Delta’s Ed Bastian: We won’t ‘let the state run our business’Delta CEO Ed Bastian gives a thumb's up during his visit with John Hope Bryant at the 2018 Global HOPE Forum (Photo by Maria Saporta)
By Maria Saporta
Delta Air Lines CEO Ed Bastian, in a rare public appearance since the airline discontinued discounted fares to National Rifle Association members, basked in the applause during the Global HOPE Forum meeting in Atlanta Wednesday.
Operation HOPE CEO John Hope Bryant initiated the conversation praising Bastian for standing up for what’s right despite having “somebody threaten your balance sheet.”
Lt. Gov. Casey Cagle championed an effort to punish Delta for discontinuing the NRA discount – helping kill a proposed gasoline tax break for the airlines serving Atlanta’s Hartsfield-Jackson International Airport.
Instead of backing down, Bastian sent a memo to its employees that stated: “Our values are not for sale” – a line that Bryant said should become Delta’s calling card.
“Much more than somebody hurting your business, I think they just helped your business,” said Bryant, who gushed about Bastian’s calmness and character. “I thought I liked you before. I’m in love with you now.”
Bastian, who received a standing ovation from the hundreds jammed in the ballroom of the Marriott Marquis, thanked Bryant for the kind comments.
“People said it was a brave thing to do,” Bastian said. “It was the right thing to do. You have got to stand up for your customers and your employees. We didn’t do it for economic gain, and we are happy to move on.”
But Bastian made it clear he is watching and waiting to see whether the state’s elected leaders will restore cuts in the aviation gas tax. (By the way, only 13 NRA members took advantage of the Delta discount).
“The state will decide what it does,” Bastian said. “We are not going to let the state run our business. We believe in the Second Amendment. But we also believe in the First Amendment.”
Bryant said that Delta’s stance reminded him of when Coca-Cola executives made sure Atlantans attended a dinner in honor of Martin Luther King Jr., after he won the Nobel Peace Prize. Coca-Cola let it be known that if Atlantans didn’t support King, the company could move to another city.
After Cagle sent out a tweet saying he would kill any legislation that would benefit Delta unless it reinstated the NRA discount, several of the nation’s governors and mayors made overtures to lure Atlanta-based Delta to move its corporate headquarters to their communities.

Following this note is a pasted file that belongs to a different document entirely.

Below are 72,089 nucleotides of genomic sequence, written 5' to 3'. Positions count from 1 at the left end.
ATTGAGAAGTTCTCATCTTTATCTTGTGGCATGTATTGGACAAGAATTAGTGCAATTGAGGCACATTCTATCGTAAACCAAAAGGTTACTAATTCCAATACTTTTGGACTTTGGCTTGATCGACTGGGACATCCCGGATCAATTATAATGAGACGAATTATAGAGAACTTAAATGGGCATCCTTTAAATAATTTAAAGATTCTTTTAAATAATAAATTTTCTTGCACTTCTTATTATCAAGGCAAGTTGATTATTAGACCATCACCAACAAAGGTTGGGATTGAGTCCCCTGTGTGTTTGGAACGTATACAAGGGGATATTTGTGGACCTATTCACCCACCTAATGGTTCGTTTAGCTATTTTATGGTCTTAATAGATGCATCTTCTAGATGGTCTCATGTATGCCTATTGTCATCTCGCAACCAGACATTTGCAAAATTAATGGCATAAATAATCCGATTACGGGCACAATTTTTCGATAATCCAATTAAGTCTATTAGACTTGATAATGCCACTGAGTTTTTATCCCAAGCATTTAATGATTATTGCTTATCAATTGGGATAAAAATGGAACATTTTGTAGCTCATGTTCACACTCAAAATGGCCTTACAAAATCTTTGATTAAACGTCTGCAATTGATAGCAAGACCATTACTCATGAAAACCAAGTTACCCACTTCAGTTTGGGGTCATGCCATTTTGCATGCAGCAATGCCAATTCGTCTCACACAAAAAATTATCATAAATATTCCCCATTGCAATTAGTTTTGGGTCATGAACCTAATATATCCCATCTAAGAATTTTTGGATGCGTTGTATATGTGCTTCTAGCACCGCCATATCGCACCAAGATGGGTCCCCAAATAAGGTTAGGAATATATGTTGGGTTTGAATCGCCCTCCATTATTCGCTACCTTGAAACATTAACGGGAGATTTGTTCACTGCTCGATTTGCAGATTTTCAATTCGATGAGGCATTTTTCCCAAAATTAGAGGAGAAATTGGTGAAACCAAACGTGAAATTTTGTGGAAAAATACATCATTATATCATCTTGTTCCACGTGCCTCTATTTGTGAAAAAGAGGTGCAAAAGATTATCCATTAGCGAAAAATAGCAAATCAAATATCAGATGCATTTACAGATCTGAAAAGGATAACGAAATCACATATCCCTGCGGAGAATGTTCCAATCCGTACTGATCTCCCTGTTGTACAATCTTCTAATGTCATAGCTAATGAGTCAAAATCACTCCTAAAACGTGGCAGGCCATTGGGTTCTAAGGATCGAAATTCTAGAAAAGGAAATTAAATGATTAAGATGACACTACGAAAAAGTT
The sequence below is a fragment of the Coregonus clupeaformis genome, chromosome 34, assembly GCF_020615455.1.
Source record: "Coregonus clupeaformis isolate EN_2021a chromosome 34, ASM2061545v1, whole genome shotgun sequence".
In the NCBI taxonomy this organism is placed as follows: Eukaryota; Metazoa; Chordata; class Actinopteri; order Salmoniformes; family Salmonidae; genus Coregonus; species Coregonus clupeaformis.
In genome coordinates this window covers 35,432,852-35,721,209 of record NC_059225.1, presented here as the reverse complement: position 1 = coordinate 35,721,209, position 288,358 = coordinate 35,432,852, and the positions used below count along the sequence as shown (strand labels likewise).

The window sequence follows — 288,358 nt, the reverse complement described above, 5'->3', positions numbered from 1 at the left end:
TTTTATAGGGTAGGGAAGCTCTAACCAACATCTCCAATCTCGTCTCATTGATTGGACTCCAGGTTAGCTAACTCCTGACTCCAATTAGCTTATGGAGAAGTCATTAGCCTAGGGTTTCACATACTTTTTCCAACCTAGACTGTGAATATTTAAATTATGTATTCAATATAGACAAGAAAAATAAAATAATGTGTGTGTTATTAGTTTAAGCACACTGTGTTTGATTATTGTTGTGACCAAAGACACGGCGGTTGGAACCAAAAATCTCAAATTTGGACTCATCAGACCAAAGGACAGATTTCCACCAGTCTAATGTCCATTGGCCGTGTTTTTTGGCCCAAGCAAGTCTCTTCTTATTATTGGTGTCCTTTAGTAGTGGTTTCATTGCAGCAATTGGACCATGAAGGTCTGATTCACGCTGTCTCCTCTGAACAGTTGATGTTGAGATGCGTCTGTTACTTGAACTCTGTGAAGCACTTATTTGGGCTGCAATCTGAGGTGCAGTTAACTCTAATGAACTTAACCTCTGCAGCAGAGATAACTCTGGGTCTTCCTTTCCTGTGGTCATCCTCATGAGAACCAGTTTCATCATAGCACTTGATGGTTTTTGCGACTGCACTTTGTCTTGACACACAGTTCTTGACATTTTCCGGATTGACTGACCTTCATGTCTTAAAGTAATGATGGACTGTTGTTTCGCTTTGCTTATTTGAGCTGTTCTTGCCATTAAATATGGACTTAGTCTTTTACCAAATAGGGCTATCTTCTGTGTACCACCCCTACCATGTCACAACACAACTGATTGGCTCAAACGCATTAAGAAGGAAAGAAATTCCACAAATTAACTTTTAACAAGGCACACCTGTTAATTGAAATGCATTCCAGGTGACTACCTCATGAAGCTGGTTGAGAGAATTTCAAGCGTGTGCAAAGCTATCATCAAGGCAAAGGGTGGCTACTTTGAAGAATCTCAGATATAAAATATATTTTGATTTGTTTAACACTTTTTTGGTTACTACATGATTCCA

“This is home despite all the fuss we went through over the NRA issue,” Bastian said. “We want to affirm we are not moving.”
Bastian went on to say that when it comes to expansion, the airline believes “in investing here first.”
When asked what keeps him up late at night, Bastian said it was the airline’s ability to compete globally against airlines that are subsidized by their governments – saying the issue was most extreme with Middle Eastern airlines, such as Qatar Airways.
“We are investing heavily in technology,” Bastian said. “We are going to turn 90 years old next year. We can’t act like a 90-year-old person.” Instead the airline needs to be nimble and agile to continue to succeed in the marketplace.
Bastian added that the airline’s greatest strength is its workforce.
“Fifteen years ago, we were in a pretty dark place, and we had to make a lot of tough choices,” said Bastian, recalling layoffs and pay cuts. The airline made the commitment that when Delta’s fiscal picture improved, it would reward its employees.
Now, every year on Valentine’s Day, Delta employees receive 15 percent of the airline’s profits the previous year.
“Last year, we made $6 billion, and our employees made $1.1 billion in profit-sharing,” said Bastian, who added that the company’s executives are not included in that profit-sharing plan. He credited Delta’s success “entirely to our employees.”
Bastian then added that people want to be sure to fly Delta on Valentine’s Day because employees are in an especially good mood that day having just received their bonuses.